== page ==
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Finney deserves school seat


Anne Arundel County Executive Robert R. Neall shouldn't have to think twice about who to recommend for a soon-to-be-vacant school board seat. He should tell the governor to appoint Carlesa Finney.

She's bright, qualified and articulate. And she was such an overwhelming favorite at the recent School Board Nominating Convention that not choosing her would amount to a slap in the convention's face.

Ms. Finney received 113 votes, 80 more than runner-up Elizabeth Greene and more than all four of her competitors combined. That includes incumbent Vincent Leggett, who, with only 31 votes, correctly perceives that it is time for him to go.

Ms. Finney has many things going for her. Her background makes her well-suited to make decisions for school children and their education. She is deputy chief executive officer of the Family and Community Services Division of the Community Action agency, holds a master's in education and has been active in a variety of activities touching directly on school issues: the Teen-age Pregnancy Coalition and the Committee for Education Equity, among others.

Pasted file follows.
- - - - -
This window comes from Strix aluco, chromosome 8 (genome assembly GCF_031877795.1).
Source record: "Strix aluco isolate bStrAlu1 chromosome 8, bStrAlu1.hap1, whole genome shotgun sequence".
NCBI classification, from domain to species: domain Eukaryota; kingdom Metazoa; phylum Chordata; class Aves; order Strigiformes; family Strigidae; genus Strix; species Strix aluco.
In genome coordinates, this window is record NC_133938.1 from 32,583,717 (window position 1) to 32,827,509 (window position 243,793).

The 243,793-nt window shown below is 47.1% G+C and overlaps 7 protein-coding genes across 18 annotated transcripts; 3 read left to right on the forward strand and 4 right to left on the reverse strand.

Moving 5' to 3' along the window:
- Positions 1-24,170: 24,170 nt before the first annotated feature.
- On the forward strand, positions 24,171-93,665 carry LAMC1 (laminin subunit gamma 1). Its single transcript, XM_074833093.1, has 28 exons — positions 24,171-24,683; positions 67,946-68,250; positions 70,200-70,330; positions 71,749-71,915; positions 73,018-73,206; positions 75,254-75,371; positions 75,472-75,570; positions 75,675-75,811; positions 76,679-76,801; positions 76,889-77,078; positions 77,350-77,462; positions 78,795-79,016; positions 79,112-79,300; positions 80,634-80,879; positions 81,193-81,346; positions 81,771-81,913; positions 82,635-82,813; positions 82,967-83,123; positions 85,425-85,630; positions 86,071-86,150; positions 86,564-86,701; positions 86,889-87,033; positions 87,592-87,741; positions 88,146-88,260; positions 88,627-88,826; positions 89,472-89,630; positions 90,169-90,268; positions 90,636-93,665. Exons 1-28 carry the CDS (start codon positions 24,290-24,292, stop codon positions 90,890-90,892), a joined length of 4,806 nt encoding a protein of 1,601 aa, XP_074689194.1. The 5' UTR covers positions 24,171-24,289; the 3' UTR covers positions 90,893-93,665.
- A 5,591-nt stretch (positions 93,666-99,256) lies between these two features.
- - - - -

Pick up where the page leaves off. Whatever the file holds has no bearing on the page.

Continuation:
Ms. Finney has two children, one school age, the other nearing it. During her campaign she showed sophistication and poise. And, a point not to be taken lightly, she doesn't speak the language of school bureaucracy. By that we mean the vague, dense lingo, all but unintelligible to the rest of us, that twists a simple verb such as "to learn" into "to access and process information." Ms. Finney doesn't talk this way, and, with any luck, she'll rub off on her fellow board members instead of the other way around.

Before this convention began, many participants expressed disenchantment with the whole nominating process. They were tired of watching the county executive -- whose recommendation the governor always follows -- skip their top choice. They are looking for ways to force him to echo their decision.

One of the by-law changes the delegates discussed would have let them send one name, instead of two, to the executive.

That's a flawed remedy; the executive needs some latitude in case the convention fails, as it did 10 years ago, when right-wing extremists stacked it.

But that did not happen this time. Ms. Finney promises to be an asset to the board, and there is no reason for Mr. Neall not to recommend her.

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